The role of nonhuman entities in institutional work: the case of the ocean in a surfing-centered local economy
This article examines the role played by a nonhuman entity, the Atlantic Ocean, in institutional work. It uses the results of an in-depth case study concerning the local economy of a surfing-focused seaside town in the south-west of France, where relations with the ocean have been modified by institutional work facilitated by extreme coastal erosion during winter storms in 2013-2014. This work, performed by the actors of the local economy – which include the ocean – aims to change the institutions of surfing, and local planning in a coastal town, by acting to influence the relation between this local economy and the ocean. The study involves a qualitative analysis of 32 interviews with stakeholders in the local surfing industry to identify the role played by a nonhuman entity in deliberate action to influence institutions. Mobilization of the theoretical framework of the anthropologist Philippe Descola concerning the types of relations between humans and nonhumans leads to 1) the suggestion that the nonhuman agency of natural elements should be included in consideration of institutional work, and 2) a reconsideration of the relational influence of the material dimension in organization and management theory.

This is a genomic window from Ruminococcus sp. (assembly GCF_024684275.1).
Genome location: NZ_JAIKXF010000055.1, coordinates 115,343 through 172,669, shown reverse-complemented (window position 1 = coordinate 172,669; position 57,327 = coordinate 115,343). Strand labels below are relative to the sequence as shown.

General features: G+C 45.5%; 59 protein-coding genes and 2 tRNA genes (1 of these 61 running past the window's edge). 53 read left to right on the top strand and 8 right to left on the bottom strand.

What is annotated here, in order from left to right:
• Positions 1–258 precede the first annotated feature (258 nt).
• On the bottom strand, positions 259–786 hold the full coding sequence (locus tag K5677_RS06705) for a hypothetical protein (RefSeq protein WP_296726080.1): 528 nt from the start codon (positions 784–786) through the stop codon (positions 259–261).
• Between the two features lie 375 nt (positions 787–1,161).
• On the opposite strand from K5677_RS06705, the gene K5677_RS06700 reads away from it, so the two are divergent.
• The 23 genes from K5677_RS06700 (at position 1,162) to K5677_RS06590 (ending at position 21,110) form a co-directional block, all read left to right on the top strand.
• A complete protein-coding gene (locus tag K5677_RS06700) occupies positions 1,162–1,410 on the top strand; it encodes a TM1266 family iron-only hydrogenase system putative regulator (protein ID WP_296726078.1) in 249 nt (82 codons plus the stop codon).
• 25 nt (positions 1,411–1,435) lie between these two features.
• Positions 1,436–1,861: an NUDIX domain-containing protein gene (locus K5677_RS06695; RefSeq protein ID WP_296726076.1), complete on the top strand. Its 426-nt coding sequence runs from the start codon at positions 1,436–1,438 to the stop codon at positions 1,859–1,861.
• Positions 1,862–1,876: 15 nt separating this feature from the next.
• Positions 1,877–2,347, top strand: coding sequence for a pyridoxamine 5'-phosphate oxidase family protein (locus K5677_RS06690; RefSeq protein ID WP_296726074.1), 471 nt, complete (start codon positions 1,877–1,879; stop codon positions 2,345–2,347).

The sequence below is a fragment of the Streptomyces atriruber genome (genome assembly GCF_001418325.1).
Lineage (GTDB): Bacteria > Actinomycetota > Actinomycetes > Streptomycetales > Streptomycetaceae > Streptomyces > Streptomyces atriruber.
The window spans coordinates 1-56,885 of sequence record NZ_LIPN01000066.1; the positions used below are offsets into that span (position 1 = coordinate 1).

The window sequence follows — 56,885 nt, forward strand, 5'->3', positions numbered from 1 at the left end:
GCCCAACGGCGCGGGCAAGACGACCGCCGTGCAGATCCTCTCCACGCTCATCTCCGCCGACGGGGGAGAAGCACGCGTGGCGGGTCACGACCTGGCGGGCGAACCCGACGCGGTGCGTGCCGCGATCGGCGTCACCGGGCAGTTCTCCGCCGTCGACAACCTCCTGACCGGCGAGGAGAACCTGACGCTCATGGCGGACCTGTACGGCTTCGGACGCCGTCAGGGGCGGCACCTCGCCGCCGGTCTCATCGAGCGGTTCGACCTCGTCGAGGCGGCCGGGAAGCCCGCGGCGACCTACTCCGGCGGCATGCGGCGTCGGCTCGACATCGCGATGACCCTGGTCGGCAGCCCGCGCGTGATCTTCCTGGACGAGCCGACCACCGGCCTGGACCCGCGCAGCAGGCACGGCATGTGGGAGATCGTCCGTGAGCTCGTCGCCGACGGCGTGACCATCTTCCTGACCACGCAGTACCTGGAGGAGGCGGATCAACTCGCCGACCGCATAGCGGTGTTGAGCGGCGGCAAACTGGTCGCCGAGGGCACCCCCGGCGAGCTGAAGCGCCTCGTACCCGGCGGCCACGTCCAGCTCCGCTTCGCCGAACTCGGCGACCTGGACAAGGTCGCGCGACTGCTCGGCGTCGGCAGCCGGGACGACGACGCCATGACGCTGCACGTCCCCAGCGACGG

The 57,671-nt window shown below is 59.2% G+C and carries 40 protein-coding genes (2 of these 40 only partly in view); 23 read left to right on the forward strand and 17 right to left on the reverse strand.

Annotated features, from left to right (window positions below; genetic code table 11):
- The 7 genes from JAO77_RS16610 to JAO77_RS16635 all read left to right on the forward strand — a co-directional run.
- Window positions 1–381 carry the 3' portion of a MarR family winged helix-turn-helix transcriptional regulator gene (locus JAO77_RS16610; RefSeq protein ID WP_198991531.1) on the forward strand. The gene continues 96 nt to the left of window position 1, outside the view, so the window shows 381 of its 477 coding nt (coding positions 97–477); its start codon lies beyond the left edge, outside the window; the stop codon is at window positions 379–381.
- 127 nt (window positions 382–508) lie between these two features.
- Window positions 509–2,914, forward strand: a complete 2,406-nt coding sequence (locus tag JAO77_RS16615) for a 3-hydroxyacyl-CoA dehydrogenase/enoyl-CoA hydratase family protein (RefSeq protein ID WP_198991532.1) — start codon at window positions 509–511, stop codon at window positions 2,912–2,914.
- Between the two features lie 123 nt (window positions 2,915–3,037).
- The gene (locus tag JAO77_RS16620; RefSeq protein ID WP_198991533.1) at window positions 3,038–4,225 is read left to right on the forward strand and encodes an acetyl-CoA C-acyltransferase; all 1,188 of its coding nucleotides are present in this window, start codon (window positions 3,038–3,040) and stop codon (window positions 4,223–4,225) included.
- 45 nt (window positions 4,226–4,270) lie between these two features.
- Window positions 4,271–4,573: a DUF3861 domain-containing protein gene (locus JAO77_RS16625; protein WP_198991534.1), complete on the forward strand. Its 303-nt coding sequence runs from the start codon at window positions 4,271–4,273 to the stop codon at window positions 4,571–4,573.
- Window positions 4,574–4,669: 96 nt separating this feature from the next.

Copyright (c) 2019 Benjamin Taupin
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